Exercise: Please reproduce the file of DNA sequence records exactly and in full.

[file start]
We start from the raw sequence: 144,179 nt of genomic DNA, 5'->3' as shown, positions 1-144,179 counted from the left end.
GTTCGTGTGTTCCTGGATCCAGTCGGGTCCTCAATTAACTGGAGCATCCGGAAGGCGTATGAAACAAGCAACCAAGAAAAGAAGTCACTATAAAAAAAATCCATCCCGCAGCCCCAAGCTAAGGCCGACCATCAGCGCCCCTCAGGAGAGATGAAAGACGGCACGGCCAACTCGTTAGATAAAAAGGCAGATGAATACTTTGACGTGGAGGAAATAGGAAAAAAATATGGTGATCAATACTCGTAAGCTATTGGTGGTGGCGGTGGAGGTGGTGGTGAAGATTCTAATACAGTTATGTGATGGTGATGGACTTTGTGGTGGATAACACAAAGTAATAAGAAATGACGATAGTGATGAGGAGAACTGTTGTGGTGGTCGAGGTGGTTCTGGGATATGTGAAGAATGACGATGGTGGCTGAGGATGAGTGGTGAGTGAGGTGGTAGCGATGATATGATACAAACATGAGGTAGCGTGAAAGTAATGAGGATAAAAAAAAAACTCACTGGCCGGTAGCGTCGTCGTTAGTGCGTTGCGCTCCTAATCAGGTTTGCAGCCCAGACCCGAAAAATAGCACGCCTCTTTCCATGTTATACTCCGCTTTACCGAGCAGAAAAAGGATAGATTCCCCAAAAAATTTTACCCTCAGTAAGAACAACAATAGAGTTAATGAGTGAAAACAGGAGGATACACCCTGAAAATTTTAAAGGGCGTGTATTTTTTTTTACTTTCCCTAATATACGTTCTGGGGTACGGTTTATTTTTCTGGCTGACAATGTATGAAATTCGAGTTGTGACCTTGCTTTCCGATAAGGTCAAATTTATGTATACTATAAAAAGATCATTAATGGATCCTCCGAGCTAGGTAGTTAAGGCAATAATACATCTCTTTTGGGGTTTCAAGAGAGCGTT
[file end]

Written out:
We start from the raw sequence: 144,179 nt of genomic DNA, 5'->3' as shown, positions 1-144,179 counted from the left end.
GTTCGTGTGTTCCTGGATCCAGTCGGGTCCTCAATTAACTGGAGCATCCGGAAGGCGTATGAAACAAGCAACCAAGAAAAGAAGTCACTATAAAAAAAATCCATCCCGCAGCCCCAAGCTAAGGCCGACCATCAGCGCCCCTCAGGAGAGATGAAAGACGGCACGGCCAACTCGTTAGATAAAAAGGCAGATGAATACTTTGACGTGGAGGAAATAGGAAAAAAATATGGTGATCAATACTCGTAAGCTATTGGTGGTGGCGGTGGAGGTGGTGGTGAAGATTCTAATACAGTTATGTGATGGTGATGGACTTTGTGGTGGATAACACAAAGTAATAAGAAATGACGATAGTGATGAGGAGAACTGTTGTGGTGGTCGAGGTGGTTCTGGGATATGTGAAGAATGACGATGGTGGCTGAGGATGAGTGGTGAGTGAGGTGGTAGCGATGATATGATACAAACATGAGGTAGCGTGAAAGTAATGAGGATAAAAAAAAAACTCACTGGCCGGTAGCGTCGTCGTTAGTGCGTTGCGCTCCTAATCAGGTTTGCAGCCCAGACCCGAAAAATAGCACGCCTCTTTCCATGTTATACTCCGCTTTACCGAGCAGAAAAAGGATAGATTCCCCAAAAAATTTTACCCTCAGTAAGAACAACAATAGAGTTAATGAGTGAAAACAGGAGGATACACCCTGAAAATTTTAAAGGGCGTGTATTTTTTTTTACTTTCCCTAATATACGTTCTGGGGTACGGTTTATTTTTCTGGCTGACAATGTATGAAATTCGAGTTGTGACCTTGCTTTCCGATAAGGTCAAATTTATGTATACTATAAAAAGATCATTAATGGATCCTCCGAGCTAGGTAGTTAAGGCAATAATACATCTCTTTTGGGGTTTCAAGAGAGCGTT